A Girl With The Cane Confession…

I admit it. I use the word “idiot”. A lot. Just this week alone, I’ve used it in reference to Michael Bloomberg (for idiotthinking that banning supersized sodas in New York is going to have any effect on obesity rates), Jay Townsend (the Communications Officer for Republican Representative Nan Hayworth, for saying, “Let’s hurl some acid in the faces of those female Democratic Senators who won’t abide the mandates that they want to impose on the private sector.”), and my best friend’s ex-boyfriend.

I Feel Like An Idiot…No, Wait…

Melissa McEwan over at Shakesville reminded me of something important yesterday, though. “Idiot” is ableist language. So is “moron” and “imbecile”. They’ve all got pasts as sordid as “retard” when you get right down to it. It all just goes further back in history, and we’ve started to forget.

I’ve known about all this for a long time. I learned in training to be a Developmental Services Worker that “idiot” was historically used to refer to someone with a very low IQ. Several American states have only just updated their language to remove “idiot” from their laws, and changed outdated laws such as those that prohibit “idiots” from voting.

But I forget.

I really don’t think that very many people know that when they use the word “idiot” they’re using a term of widespread oppression toward people with disabilities. But, as commenter Hellianne explained on Shakesville when McEwan reminded someone that “idiot” was ableist and therefore not acceptable on the site: “It is precisely because the term is used as a derogatory term and because it originated as a label for a marginalized, unprivileged group that it is not welcome in this space. The age of the term isn’t really relevant; the point is that it designates a disability as an inherently negative (and hateful, in this case) thing.”

It may not seem like a big deal. But imagine if we started to use some of the language related to the oppression of other groups that has now fallen out of favour. Think of some of the racist terms that (for good reason) are no longer used anymore. Use your imagination. I don’t want to say them here.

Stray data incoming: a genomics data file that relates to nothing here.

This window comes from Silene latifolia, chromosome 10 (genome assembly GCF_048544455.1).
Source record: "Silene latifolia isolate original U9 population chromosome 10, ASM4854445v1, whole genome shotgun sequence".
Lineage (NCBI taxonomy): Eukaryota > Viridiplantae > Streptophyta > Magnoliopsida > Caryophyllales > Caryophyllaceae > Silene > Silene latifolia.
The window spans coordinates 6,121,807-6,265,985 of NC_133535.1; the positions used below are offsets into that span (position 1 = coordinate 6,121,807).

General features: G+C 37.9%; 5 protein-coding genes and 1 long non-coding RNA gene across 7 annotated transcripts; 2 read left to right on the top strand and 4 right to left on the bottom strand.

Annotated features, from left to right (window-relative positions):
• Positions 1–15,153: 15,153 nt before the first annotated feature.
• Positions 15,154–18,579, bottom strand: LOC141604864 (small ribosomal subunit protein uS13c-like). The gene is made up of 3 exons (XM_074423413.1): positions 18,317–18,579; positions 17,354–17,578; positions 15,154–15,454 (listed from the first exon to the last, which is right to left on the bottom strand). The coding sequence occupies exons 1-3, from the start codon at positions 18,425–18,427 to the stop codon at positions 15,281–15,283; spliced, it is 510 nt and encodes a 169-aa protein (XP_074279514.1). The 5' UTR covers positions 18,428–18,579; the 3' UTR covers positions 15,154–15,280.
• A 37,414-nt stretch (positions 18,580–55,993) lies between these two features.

I need to be more careful with my words. I need to make more of an effort to remember.

Thank you, Melissa and Hellianne, for a much-needed reminder.

Do you use any words that you know you shouldn’t, out of habit?

Visit Shakesville: http://www.shakesville.com/

Image credit: cteconsulting / 123RF Stock Photo

About Sarah

Due to a stroke, I've walked with a cane since I was 22 (I'm 36 now)...but I'm so much more than just the girl with the cane.

, , , , ,

  • Donna4walls

    Like you, I use ‘idiot’.  This past week in reference to a rep from Medtronic, the company that makes my son’s pain pump – there was a screw up and she was too busy to take or return my calls for a month and when the physician intervened, she asked “Are you mad?”.  Sheesh, eejit!

    • http://www.runningsteps.ca/ GirlWithTheCane

      That’s definitely a situation in which “idiot” springs to mind, Donna. I find it interesting that it’s gotten so automatic for me, and I wonder how…

      Did you get the pain pump situation resolved?  To have them not return your calls for a month is inexcusable.

  • Singingmoon1

    I remember we used to say in high school that everything was “gay.” Despite the fact that we had gay friends…. -Cass
     

    • http://www.runningsteps.ca/ GirlWithTheCane

      Oh, I remember too. Not particularly proud of it now. If I had kids, I’d explain to them why I’d not want them to do the same, and hope that the teachers at their school came down a little harder on students that they heard doing it.  I wish that people had talked more to us about it.

      Did we ever ask our gay friends how they felt about it? Would they have told us the truth?

  • Nutmegg

    Because I grew up in a VERY white area, I can be pretty clueless about racial terms that are not obvious. The toddler age boys in my family are often referred to as Boo. I finally looked it up after a couple black folks closed down in conversation when I referred to my young son as “my b**” or a “cute little b**”. Wow. I am trying to remove the word from my vocabulary and am frustrated at how hard that is.

    • http://www.runningsteps.ca/ GirlWithTheCane

      Nutmegg, I too grew up in an area that wasn’t racially diverse…and while my parents knew enough about racial terms to teach up which ones we shouldn’t be using, I saw plenty of people using them because they didn’t know any better. And for some words, like “idiot” or “retard”, they’ve become such a part of the way that the culture talks that it really is difficult to stop using them without a lot of vigilance (I’ve lost count of how many times I’ve heard “idiot” on TV today).  But that’s part of what makes the whole issue so sad as well, imo – and, for me, worth becoming more vigilant.

      But I can only speak for myself. I really don’t care what word choices others make. I would hope that they’d do it as consciously as they’re able to (given that sometimes people don’t know that a given term is offensive to someone) and realize that their word choices have consequences – but I can only really control the word choices that I make.

      Just thoughts I’ve had today.

      Thank you for commenting, Nutmegg! :)

Stop Copying Plugin made by VLC Media Player